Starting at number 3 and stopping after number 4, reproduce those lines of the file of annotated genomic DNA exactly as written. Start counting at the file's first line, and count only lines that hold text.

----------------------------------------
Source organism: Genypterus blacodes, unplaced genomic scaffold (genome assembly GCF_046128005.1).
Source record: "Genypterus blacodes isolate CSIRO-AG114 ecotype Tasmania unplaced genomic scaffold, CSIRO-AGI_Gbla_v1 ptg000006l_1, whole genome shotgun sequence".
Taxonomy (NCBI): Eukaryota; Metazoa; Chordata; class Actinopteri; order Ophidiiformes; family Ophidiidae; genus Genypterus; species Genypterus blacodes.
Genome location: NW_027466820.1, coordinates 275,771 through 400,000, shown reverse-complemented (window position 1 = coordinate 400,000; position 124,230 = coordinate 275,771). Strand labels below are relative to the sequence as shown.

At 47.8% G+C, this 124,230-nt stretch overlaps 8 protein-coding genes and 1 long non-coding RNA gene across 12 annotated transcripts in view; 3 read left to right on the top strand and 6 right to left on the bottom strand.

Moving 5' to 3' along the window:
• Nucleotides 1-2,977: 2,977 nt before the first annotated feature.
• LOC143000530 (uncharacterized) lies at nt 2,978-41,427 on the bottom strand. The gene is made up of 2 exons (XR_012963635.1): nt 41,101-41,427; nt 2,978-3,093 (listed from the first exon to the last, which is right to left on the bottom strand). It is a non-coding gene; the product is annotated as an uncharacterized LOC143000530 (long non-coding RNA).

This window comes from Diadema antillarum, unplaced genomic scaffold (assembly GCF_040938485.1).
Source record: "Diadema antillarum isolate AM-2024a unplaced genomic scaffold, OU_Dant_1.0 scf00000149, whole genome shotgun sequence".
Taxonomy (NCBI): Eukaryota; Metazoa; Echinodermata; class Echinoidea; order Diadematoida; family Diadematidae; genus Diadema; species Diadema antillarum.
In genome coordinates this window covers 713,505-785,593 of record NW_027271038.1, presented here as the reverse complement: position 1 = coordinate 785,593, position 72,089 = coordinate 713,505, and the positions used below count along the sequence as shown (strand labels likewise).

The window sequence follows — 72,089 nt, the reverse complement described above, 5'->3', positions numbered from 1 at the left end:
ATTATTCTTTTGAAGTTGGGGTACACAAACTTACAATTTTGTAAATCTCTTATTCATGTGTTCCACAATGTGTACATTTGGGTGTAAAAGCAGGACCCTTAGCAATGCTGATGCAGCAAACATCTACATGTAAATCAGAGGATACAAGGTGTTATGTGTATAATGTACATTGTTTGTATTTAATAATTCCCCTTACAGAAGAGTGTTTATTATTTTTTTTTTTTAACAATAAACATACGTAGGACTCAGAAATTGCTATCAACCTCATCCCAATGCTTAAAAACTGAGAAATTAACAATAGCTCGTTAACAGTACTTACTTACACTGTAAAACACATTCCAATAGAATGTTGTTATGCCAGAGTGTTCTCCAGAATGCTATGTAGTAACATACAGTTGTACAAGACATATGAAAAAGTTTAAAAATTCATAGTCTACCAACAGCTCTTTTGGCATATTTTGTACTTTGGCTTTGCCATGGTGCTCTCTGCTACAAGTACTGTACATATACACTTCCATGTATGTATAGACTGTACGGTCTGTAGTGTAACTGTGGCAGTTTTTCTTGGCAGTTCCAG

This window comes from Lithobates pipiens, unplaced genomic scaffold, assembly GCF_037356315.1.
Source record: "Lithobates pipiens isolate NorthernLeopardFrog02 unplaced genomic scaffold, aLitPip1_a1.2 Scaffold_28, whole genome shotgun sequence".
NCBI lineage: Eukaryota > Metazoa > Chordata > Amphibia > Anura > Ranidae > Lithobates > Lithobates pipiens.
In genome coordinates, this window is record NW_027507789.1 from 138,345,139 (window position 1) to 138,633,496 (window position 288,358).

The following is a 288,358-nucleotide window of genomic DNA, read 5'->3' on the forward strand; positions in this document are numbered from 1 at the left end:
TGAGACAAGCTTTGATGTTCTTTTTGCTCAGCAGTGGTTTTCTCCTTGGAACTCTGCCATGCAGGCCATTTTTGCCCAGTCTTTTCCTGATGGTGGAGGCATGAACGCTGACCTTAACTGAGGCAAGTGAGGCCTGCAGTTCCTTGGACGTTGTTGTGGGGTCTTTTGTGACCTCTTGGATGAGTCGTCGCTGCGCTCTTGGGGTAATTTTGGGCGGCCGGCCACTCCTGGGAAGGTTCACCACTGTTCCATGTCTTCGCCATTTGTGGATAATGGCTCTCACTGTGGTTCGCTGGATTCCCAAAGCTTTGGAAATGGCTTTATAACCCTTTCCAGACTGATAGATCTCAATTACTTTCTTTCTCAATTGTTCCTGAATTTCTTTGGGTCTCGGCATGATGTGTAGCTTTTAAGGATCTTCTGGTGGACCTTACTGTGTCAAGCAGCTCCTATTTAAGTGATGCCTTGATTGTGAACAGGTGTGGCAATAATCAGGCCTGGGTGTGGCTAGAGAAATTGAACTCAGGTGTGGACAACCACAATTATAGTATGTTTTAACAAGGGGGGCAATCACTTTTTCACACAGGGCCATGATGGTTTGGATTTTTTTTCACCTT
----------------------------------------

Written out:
Taxonomy (NCBI): Eukaryota; Metazoa; Chordata; class Actinopteri; order Ophidiiformes; family Ophidiidae; genus Genypterus; species Genypterus blacodes.
Genome location: NW_027466820.1, coordinates 275,771 through 400,000, shown reverse-complemented (window position 1 = coordinate 400,000; position 124,230 = coordinate 275,771). Strand labels below are relative to the sequence as shown.